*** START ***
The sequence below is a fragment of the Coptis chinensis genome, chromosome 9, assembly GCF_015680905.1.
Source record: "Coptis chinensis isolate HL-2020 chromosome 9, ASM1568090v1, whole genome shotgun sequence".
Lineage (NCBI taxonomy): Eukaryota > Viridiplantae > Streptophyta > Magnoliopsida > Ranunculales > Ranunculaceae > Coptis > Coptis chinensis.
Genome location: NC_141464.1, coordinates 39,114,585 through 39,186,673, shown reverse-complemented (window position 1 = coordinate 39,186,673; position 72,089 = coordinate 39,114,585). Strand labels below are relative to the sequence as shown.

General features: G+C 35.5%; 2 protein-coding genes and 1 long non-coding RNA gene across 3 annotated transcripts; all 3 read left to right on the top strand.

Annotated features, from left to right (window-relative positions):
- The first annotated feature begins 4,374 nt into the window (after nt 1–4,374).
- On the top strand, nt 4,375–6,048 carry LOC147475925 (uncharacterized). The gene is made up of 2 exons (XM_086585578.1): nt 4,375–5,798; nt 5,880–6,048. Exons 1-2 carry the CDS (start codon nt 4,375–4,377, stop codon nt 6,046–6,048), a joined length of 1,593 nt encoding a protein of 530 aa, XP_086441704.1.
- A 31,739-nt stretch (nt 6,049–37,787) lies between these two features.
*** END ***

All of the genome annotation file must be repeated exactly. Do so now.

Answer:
The sequence below is a fragment of the Coptis chinensis genome, chromosome 9, assembly GCF_015680905.1.
Source record: "Coptis chinensis isolate HL-2020 chromosome 9, ASM1568090v1, whole genome shotgun sequence".
Lineage (NCBI taxonomy): Eukaryota > Viridiplantae > Streptophyta > Magnoliopsida > Ranunculales > Ranunculaceae > Coptis > Coptis chinensis.
Genome location: NC_141464.1, coordinates 39,114,585 through 39,186,673, shown reverse-complemented (window position 1 = coordinate 39,186,673; position 72,089 = coordinate 39,114,585). Strand labels below are relative to the sequence as shown.

General features: G+C 35.5%; 2 protein-coding genes and 1 long non-coding RNA gene across 3 annotated transcripts; all 3 read left to right on the top strand.

Annotated features, from left to right (window-relative positions):
- The first annotated feature begins 4,374 nt into the window (after nt 1–4,374).
- On the top strand, nt 4,375–6,048 carry LOC147475925 (uncharacterized). The gene is made up of 2 exons (XM_086585578.1): nt 4,375–5,798; nt 5,880–6,048. Exons 1-2 carry the CDS (start codon nt 4,375–4,377, stop codon nt 6,046–6,048), a joined length of 1,593 nt encoding a protein of 530 aa, XP_086441704.1.
- A 31,739-nt stretch (nt 6,049–37,787) lies between these two features.